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The blue areas in this composite image show water concentrated at the Moon's poles. Homing in on the spectra of rocks there, researcher found signs of hematite, a form of rust. (ISRO/NASA/JPL-Caltech/Brown University/USGS)
Sky News This Week: September 16, 2020

In the news recently, the Canadian Space Agency named a new president, three stars mess up a planetary disc, and a new search for E.T. finds nothing so far.

Canadian Space Agency announces new president

Lisa Campbell, a former associate deputy minister for Veterans Affairs Canada, will be the new president of the Canadian Space Agency. She replaces Sylvain Laporte, who is retiring after being president since 2015. Campbell will serve as the first permanent female president of the CSA, although other women have been president before on an interim basis. Campbell takes over an agency busy working on big projects for Canada’s space future, such as a robotic Canadarm3 to secure astronaut access to space through NASA in the coming decade.

Source: Government of Canada

The airless Moon is somehow rusting

The blue areas in this composite image show water concentrated at the Moon’s poles. Homing in on the spectra of rocks there, researcher found signs of hematite, a form of rust. (ISRO/NASA/JPL-Caltech/Brown University/USGS)

Researchers are puzzled why hematite, a form of rust that usually needs oxygen and water to form, has been found on Earth’s Moon. The Moon has no substantial atmosphere and as such, its only large forms of change are space radiation and the occasional meteorite strike. The hematite was found in old data from the Indian Chandrayaan-1 orbiter, whose mission has now concluded. It’s possible that the oxygen came from Earth, and researchers are doing more investigation to figure out what caused the oxygen to create rust.

Source: NASA’s Jet Propulsion Laboratory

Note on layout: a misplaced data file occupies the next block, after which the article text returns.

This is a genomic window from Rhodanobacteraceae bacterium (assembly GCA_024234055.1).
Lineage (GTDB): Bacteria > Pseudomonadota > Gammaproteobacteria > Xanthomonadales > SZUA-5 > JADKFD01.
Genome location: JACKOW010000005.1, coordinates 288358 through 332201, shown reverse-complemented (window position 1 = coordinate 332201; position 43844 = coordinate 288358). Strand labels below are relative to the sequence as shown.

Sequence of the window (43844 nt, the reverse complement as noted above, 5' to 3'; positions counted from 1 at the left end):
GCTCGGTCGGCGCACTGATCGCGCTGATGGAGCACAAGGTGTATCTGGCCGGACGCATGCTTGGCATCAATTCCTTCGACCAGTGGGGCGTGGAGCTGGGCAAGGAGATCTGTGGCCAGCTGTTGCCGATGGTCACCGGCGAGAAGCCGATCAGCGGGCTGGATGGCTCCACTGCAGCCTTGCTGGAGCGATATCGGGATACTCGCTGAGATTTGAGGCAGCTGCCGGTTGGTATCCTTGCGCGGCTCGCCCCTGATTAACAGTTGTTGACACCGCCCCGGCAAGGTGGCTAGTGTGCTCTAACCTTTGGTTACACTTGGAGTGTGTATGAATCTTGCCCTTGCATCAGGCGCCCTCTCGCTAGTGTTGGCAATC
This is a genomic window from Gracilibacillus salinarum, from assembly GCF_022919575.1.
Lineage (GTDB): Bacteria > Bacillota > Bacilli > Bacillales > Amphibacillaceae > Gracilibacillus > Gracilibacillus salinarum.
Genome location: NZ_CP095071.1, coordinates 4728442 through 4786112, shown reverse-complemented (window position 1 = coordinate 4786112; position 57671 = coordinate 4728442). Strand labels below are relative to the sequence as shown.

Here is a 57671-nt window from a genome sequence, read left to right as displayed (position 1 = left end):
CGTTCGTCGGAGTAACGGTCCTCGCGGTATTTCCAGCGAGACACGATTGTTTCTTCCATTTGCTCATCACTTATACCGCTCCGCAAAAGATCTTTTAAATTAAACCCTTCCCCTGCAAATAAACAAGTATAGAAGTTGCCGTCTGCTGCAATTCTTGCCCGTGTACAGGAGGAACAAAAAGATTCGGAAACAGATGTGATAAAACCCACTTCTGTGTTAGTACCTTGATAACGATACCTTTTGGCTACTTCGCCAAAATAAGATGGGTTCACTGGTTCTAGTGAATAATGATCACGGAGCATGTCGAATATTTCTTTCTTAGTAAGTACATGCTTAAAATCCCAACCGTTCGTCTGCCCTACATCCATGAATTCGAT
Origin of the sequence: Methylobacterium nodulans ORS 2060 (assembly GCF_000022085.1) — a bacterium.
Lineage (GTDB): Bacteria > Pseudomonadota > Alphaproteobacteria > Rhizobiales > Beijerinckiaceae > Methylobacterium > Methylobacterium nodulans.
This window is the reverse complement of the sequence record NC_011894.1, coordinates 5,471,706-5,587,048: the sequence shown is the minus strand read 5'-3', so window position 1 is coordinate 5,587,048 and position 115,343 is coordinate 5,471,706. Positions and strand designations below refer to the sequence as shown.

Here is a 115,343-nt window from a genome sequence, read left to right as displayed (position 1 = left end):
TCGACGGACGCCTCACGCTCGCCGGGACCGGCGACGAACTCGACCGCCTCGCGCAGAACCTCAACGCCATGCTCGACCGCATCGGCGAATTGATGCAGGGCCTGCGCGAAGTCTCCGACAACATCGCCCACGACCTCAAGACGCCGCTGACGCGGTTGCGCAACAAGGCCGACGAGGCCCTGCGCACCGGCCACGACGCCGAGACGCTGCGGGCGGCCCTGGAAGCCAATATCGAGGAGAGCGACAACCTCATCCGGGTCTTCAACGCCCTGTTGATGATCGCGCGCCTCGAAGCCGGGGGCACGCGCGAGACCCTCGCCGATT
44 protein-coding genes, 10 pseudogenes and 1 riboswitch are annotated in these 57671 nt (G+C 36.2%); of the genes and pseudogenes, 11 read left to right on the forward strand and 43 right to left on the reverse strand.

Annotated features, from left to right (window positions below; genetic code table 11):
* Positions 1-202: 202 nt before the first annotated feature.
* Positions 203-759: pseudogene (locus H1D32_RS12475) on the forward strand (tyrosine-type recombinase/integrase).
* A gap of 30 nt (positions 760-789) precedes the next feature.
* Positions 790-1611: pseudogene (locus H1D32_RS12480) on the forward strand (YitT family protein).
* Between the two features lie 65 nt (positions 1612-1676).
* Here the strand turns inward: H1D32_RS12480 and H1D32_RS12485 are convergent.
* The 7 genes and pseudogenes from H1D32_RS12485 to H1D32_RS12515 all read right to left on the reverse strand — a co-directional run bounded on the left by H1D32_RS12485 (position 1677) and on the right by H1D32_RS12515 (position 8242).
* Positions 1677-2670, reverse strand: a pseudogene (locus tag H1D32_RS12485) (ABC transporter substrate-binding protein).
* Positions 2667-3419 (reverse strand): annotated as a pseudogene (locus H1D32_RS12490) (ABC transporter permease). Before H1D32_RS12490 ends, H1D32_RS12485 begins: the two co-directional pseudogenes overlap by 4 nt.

Triple star system tears apart a planet nursery

In just another signal of how hard it is to form life in the universe, astronomers spotted a cloud of dust and gas that could form planets – but which is under substantial threat. Three stars embedded in the cloud, which is roughly 1,000 light-years from Earth, have torn apart the cloud of gas and created lopsided planetary discs with their powerful gravities. It’s unclear if any planets have formed in the chaos, but the hope is the European Extremely Large Telescope can get a better look after it sees first light later in the 2020s.

Source: European Southern Observatory

Japanese space station experiment suggests microbes could survive trip to Mars

Disinfecting Red Planet missions before launch appears more important than ever. A Japanese experiment mounted outside the International Space Station, called Tanpopo, showed certain bacteria from our planet may survive long enough in space to make it all the way from Earth to Mars during a normal six-month journey. “Understanding such resilience is important for sample return missions like MMX [Martian Moons Exploration] to ensure samples from other planets present no risk to life on Earth,” a Twitter account from the Japanese Aerospace Exploration Agency said.

Source: Martian Moons @ JAXA (Twitter)

E.T. proves hard to find

An Australian radio telescope has examined 10 million star systems, finding no sign of intelligent extraterrestrial life. The Murchison Widefield Array conducted the search around the Vela constellation for 17 hours at frequencies similar to FM radio, but has found nothing so far. The study was done “hundreds of times more broadly than any previous search for extraterrestrial life,” according to investigators. That said, this was a relatively limited period of time and in a small section of the sky, so astronomers aren’t giving up hope yet.

Source: International Centre for Radio Astronomy Research

Elizabeth Howell (Ph.D.) is a Canadian space journalist who has been obsessed with the topic ever since she, as a young teenager, saw the movie Apollo 13 in 1996. She grew up wanting to be an astronaut. While that hasn’t happened (yet), Elizabeth has seen five human spaceflight launches — including two from Kazakhstan — and she participated in a simulated Red Planet mission at the Mars Society’s Mars Desert Research Station in Utah.

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